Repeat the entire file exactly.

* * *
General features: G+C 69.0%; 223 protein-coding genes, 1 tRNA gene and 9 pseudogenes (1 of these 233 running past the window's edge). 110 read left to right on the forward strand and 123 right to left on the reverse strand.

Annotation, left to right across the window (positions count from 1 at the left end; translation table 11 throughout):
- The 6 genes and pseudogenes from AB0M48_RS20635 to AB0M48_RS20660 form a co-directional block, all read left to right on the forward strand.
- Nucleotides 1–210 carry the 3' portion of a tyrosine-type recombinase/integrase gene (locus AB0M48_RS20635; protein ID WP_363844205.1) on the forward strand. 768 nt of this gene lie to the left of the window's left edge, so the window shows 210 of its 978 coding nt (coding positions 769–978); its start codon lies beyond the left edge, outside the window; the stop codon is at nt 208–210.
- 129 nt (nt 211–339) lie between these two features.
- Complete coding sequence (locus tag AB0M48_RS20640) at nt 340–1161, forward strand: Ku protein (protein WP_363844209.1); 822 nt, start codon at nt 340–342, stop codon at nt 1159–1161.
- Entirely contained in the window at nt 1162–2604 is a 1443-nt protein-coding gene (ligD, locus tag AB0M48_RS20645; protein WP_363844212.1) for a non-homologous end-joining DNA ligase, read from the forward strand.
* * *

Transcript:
General features: G+C 69.0%; 223 protein-coding genes, 1 tRNA gene and 9 pseudogenes (1 of these 233 running past the window's edge). 110 read left to right on the forward strand and 123 right to left on the reverse strand.

Annotation, left to right across the window (positions count from 1 at the left end; translation table 11 throughout):
- The 6 genes and pseudogenes from AB0M48_RS20635 to AB0M48_RS20660 form a co-directional block, all read left to right on the forward strand.
- Nucleotides 1–210 carry the 3' portion of a tyrosine-type recombinase/integrase gene (locus AB0M48_RS20635; protein ID WP_363844205.1) on the forward strand. 768 nt of this gene lie to the left of the window's left edge, so the window shows 210 of its 978 coding nt (coding positions 769–978); its start codon lies beyond the left edge, outside the window; the stop codon is at nt 208–210.
- 129 nt (nt 211–339) lie between these two features.
- Complete coding sequence (locus tag AB0M48_RS20640) at nt 340–1161, forward strand: Ku protein (protein WP_363844209.1); 822 nt, start codon at nt 340–342, stop codon at nt 1159–1161.
- Entirely contained in the window at nt 1162–2604 is a 1443-nt protein-coding gene (ligD, locus tag AB0M48_RS20645; protein WP_363844212.1) for a non-homologous end-joining DNA ligase, read from the forward strand.